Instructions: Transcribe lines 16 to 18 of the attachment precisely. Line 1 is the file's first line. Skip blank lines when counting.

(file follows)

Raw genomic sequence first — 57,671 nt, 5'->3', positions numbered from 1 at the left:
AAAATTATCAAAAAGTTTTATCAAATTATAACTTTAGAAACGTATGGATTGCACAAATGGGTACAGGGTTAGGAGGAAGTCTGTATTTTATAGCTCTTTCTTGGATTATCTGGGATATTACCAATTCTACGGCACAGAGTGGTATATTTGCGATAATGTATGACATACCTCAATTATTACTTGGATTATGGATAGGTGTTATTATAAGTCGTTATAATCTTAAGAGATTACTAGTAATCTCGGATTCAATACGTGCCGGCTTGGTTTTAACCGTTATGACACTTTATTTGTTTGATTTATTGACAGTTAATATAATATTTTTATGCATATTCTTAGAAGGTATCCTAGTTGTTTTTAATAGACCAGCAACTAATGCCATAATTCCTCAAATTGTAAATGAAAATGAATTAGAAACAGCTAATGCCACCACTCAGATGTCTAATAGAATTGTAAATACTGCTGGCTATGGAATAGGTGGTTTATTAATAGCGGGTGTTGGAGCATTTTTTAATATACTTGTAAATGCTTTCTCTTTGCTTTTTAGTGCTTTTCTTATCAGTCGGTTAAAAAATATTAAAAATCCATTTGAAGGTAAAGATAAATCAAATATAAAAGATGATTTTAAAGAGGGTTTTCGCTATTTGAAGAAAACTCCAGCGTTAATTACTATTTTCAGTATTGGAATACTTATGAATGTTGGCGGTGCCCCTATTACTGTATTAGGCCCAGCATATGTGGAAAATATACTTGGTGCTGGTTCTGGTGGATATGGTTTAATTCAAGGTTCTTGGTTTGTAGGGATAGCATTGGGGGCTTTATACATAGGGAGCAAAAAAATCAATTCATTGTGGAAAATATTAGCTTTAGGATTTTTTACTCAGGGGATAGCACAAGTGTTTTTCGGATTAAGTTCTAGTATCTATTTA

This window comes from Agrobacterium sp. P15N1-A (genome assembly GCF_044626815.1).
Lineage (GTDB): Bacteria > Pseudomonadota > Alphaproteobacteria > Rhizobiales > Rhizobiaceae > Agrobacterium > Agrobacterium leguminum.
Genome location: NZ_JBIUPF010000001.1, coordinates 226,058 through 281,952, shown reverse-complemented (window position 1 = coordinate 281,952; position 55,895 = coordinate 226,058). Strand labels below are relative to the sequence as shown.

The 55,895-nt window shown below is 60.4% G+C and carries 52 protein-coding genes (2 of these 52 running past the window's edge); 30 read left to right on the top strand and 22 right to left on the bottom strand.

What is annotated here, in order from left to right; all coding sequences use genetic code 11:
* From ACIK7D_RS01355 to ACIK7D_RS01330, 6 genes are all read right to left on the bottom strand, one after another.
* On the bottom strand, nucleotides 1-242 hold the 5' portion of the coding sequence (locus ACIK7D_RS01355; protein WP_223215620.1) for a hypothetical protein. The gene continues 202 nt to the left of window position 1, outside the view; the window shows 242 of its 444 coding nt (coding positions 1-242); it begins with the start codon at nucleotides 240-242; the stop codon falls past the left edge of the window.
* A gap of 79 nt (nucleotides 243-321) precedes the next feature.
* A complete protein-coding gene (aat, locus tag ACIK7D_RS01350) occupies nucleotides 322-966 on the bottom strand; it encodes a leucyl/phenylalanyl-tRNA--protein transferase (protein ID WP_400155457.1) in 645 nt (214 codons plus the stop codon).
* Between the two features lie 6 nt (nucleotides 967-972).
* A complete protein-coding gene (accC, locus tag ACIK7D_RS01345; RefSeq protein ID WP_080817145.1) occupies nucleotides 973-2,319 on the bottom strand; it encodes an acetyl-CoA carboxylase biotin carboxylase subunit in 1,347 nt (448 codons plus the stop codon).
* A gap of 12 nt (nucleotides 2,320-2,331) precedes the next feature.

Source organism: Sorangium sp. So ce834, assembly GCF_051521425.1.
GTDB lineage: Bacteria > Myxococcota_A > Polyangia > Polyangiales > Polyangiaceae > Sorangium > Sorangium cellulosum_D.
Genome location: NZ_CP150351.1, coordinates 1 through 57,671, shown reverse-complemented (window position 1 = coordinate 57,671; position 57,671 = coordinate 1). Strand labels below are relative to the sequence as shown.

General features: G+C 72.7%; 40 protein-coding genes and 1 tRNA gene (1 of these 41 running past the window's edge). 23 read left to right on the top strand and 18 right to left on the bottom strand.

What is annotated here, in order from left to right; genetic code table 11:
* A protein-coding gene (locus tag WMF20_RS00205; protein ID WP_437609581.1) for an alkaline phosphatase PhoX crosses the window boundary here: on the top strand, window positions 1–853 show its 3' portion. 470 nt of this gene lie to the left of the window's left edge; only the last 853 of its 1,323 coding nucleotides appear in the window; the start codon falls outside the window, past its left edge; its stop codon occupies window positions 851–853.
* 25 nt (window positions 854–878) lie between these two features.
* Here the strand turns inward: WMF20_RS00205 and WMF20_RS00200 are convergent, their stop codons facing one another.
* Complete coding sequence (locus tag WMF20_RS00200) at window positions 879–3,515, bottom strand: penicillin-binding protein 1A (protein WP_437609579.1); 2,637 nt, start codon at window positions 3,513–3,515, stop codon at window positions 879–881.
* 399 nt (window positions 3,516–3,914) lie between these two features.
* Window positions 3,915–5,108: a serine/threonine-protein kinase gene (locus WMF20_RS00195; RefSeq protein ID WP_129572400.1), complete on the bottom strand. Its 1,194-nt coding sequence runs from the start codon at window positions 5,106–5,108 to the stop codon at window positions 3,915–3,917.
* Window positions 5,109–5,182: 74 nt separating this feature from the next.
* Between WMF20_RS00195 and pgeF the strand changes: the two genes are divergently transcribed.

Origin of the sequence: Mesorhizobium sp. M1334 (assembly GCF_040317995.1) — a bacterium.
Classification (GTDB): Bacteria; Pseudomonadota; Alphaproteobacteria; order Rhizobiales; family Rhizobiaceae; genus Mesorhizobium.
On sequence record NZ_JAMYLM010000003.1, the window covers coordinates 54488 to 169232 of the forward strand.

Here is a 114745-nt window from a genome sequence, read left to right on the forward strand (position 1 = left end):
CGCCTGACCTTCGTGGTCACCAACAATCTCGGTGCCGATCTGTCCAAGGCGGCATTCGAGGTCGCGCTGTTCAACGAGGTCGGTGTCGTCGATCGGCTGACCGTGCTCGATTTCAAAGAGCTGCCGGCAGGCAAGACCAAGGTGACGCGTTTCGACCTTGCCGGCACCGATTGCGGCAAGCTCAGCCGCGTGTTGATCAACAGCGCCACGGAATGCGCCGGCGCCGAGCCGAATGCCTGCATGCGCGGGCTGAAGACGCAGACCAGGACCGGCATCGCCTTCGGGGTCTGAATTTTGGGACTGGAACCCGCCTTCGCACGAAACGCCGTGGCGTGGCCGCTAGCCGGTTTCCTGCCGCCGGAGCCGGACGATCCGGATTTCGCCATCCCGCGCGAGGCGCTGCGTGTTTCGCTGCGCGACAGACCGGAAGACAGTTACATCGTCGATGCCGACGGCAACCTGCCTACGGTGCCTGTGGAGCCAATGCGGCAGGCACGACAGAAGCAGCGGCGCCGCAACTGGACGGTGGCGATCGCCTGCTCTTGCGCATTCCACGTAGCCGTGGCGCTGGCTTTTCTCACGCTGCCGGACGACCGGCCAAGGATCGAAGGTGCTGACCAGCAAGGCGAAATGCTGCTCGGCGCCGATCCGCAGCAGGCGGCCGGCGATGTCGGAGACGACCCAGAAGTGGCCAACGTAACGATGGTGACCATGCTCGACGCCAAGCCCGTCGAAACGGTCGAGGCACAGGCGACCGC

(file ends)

GTDB lineage: Bacteria > Myxococcota_A > Polyangia > Polyangiales > Polyangiaceae > Sorangium > Sorangium cellulosum_D.
Genome location: NZ_CP150351.1, coordinates 1 through 57,671, shown reverse-complemented (window position 1 = coordinate 57,671; position 57,671 = coordinate 1). Strand labels below are relative to the sequence as shown.

General features: G+C 72.7%; 40 protein-coding genes and 1 tRNA gene (1 of these 41 running past the window's edge). 23 read left to right on the top strand and 18 right to left on the bottom strand.